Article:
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Dealing with stress and loneliness this silly season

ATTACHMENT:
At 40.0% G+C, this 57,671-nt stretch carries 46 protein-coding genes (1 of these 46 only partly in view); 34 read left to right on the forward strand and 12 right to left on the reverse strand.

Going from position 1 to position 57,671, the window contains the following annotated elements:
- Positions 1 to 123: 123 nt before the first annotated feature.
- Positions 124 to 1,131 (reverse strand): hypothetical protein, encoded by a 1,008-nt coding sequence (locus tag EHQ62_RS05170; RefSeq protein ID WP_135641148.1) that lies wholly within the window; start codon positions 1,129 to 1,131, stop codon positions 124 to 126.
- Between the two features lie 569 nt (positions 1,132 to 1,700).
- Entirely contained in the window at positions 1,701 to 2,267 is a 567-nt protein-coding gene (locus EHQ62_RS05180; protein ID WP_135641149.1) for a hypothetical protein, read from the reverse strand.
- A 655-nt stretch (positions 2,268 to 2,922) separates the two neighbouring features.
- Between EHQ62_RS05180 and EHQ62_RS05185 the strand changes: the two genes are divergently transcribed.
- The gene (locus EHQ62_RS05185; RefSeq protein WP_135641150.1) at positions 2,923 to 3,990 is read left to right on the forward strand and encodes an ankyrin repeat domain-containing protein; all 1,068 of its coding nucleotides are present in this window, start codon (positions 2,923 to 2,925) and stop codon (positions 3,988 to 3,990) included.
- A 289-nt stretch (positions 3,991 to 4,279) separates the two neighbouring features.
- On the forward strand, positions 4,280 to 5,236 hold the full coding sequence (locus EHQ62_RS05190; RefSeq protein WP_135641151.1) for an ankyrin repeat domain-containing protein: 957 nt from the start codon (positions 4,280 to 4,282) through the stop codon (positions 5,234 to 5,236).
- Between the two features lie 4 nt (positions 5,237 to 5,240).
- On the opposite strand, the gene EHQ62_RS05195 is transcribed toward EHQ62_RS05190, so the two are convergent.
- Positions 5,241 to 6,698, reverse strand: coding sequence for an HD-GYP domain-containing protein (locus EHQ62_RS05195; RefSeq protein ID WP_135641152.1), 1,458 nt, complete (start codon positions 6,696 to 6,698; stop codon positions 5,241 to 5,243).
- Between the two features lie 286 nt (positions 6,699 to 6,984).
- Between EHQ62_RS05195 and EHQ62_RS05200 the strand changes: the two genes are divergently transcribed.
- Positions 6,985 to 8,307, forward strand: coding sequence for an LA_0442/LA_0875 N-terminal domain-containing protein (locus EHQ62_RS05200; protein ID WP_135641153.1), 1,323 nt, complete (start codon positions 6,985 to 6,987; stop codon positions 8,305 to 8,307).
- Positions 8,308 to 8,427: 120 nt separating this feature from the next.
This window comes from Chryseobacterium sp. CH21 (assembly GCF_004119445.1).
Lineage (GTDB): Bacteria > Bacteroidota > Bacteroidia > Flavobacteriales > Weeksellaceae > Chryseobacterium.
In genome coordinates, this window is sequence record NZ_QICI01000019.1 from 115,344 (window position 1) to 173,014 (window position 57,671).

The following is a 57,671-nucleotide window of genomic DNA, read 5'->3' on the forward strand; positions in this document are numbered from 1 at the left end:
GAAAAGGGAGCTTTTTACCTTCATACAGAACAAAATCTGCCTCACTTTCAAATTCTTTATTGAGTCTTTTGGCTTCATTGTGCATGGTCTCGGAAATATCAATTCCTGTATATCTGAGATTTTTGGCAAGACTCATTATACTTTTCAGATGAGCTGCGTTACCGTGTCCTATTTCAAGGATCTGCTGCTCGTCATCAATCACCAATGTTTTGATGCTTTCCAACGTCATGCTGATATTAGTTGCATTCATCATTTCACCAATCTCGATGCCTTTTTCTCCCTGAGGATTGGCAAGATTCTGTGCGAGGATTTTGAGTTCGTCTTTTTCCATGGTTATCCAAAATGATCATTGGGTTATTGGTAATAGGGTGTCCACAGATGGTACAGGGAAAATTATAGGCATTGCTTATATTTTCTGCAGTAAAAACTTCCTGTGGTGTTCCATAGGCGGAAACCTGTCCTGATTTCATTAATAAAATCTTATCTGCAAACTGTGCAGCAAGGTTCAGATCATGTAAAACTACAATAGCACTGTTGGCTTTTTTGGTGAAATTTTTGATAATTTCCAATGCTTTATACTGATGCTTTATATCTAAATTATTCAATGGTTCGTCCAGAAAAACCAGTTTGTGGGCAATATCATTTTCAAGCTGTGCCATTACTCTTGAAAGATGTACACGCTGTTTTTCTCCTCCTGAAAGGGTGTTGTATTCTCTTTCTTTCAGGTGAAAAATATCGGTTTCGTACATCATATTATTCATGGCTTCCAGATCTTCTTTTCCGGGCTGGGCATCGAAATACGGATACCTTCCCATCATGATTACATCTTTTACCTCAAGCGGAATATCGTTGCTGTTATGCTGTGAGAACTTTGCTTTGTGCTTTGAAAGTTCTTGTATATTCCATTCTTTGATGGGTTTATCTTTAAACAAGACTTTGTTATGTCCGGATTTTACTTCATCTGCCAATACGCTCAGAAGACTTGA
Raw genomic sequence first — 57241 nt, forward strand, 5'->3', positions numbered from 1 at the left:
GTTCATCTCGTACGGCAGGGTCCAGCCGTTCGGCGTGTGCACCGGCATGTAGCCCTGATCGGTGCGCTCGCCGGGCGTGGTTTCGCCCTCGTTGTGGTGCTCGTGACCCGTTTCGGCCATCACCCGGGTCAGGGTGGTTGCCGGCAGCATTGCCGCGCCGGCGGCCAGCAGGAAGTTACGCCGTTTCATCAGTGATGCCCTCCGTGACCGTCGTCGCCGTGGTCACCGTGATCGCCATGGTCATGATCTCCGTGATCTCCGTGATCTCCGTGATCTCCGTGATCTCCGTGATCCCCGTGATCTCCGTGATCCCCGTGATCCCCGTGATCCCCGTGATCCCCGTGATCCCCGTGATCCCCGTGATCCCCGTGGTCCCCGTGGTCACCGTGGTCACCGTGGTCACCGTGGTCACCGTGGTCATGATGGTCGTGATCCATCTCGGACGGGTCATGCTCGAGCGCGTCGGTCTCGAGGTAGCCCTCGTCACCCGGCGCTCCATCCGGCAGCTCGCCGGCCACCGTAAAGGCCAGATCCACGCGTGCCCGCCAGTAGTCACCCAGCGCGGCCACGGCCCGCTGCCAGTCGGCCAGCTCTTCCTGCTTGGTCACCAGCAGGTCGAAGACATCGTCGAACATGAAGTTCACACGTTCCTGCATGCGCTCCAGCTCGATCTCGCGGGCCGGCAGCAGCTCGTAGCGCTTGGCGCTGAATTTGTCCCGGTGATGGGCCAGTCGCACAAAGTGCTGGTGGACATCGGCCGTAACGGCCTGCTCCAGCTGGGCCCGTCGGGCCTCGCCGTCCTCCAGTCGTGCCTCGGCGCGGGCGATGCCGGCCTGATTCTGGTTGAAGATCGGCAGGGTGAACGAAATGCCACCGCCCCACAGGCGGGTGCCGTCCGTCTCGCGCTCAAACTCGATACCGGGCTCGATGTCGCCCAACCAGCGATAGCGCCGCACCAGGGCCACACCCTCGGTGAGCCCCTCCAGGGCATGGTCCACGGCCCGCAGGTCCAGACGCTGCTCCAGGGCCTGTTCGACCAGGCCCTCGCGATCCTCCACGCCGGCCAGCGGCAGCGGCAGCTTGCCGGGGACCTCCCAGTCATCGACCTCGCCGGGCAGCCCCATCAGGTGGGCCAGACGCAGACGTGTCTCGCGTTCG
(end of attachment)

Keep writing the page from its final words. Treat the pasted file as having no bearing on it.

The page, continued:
Thu 24 Dec 2015 In: Living Well View at Wayback View at NDHA